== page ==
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A short history of witch fever


Medieval folk had long suspected that the Devil was carrying out his evil work on earth with the help of his minions. In 1484, Pope Innocent VIII declared this to be the truth in his Papal Bull, which had the result of creating witch-hunts across Europe which lasted for nearly two hundred years.

The centre of the witch hunts were the German-speaking lands of the Continent, and Scotland, but in 1645, England (and most notably Essex) was in the grip of witch fever. Between 1560 and 1680 in Essex alone, 317 women and 23 men were tried for witchcraft, and over 100 were hanged.

Religious tensions resulted in the introduction of serious penalties for witchcraft. Henry VIII’s Act of 1542 – the first to define witchcraft as a felony; a crime punishable by death and the forfeiture of the convicted felon’s goods and chattels. Additional laws in 1563 and 1604, making the death penalty liable for ‘invoking evil spirits and using witchcraft, charms or sorcery whereby any person shall happen to be killed or destroyed’.

King James (VI of Scotland and I of England) was a keen believer in witchery – and writing the book Daemonologie, took part in the interrogation of a suspected witch, Agnes Sampson of Keith, Scotland. The persecutions were aided by difficult times for ordinary people in the early seventeenth-century – religious strife between Catholics and Protestants, political arguments leading up to the Civil War, rising inflation meaning higher food prices, and a huge increase in the gap between rich and poor.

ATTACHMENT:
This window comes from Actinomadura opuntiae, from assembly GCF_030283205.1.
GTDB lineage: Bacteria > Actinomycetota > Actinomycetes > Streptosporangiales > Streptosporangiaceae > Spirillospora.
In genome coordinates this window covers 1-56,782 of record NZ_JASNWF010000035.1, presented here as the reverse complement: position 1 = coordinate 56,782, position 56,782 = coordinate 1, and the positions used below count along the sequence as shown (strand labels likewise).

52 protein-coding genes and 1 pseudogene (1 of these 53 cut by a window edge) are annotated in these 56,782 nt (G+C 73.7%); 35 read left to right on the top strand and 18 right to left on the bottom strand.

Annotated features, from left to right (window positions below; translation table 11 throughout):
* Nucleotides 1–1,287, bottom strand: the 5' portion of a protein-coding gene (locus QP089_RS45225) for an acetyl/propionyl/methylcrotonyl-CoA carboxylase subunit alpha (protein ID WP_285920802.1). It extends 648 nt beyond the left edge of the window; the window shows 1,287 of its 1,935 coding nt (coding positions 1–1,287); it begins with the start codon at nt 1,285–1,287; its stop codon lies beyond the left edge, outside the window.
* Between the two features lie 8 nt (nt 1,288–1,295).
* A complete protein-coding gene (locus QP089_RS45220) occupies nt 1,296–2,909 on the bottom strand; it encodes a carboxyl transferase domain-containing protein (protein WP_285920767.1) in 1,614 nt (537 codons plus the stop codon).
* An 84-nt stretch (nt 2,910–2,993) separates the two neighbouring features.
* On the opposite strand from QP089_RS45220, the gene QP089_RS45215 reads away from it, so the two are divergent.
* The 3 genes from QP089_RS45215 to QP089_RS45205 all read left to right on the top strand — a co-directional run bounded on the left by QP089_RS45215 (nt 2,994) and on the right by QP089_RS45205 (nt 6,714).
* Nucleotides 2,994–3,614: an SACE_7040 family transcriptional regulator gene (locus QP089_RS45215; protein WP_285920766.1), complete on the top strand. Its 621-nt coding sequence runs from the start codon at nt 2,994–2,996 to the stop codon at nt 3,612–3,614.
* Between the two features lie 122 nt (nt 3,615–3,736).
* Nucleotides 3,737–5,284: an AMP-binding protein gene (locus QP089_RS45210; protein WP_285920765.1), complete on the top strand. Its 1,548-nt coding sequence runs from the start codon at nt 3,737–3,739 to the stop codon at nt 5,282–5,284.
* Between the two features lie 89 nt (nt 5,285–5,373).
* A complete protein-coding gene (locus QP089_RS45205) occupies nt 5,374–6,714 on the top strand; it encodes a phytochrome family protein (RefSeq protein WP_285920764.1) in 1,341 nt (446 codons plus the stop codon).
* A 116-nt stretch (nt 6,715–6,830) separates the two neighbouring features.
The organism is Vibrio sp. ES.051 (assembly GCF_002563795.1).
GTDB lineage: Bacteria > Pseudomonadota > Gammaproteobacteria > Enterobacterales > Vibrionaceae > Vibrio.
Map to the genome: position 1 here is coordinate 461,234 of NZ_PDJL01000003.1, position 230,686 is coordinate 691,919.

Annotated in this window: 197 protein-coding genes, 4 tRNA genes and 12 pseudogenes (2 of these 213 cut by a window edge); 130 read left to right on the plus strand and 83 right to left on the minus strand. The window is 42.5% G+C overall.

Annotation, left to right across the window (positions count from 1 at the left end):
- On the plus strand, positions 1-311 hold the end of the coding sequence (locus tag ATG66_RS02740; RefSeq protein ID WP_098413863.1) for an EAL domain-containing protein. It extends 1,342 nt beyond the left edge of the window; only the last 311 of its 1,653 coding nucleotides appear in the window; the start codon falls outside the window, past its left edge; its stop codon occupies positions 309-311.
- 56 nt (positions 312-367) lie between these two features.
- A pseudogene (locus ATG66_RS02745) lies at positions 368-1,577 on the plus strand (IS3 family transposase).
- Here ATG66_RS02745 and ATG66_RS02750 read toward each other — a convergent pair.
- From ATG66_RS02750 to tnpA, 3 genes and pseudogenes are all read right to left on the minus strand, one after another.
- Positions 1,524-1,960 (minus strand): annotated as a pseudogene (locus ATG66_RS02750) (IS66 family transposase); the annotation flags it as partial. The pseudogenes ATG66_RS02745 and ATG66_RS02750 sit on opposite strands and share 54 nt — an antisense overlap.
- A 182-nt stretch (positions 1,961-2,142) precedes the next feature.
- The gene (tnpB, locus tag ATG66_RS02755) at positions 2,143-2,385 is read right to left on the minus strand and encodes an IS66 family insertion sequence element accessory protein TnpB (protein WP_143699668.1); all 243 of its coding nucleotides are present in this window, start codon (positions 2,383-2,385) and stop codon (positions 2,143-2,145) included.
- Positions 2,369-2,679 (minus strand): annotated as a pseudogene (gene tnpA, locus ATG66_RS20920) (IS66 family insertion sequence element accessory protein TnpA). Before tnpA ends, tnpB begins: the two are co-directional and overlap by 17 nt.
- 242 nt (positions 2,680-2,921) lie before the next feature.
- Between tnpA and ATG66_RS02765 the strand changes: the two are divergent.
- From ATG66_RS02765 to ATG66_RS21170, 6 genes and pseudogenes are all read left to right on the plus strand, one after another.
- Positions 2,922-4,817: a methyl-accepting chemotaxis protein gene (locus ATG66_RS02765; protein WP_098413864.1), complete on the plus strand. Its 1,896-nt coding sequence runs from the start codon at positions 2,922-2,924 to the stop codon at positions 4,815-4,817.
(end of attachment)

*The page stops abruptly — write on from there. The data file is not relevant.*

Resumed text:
Many people turned to spiritual and alternative guidance in these tough times, but such ideas were frowned upon by religious leaders, as well as the Kings and Queens of the day. Thus, hundreds of trials of common-folk who, for their beliefs and practices in herbal remedies and potions, foretelling of weather, harvests and health of livestock, were taken before the courts and trialled for being sorcerers and practising in demonic ways. Many murders were also associated with witchcraft, taking the form of poisoning, or malicious acts using familiars against neighbours, village-folk, and even their own kin.

It wasn’t until the Witchcraft Act of 1735 that a complete reversal in attitudes was marked. Many influential figures believed it to be an impossible crime, and it was replaced by penalties for the pretence of witchcraft; punishment being the same as for vagrants and con artists, and subject to fines and imprisonment.

By Peter C. Brown

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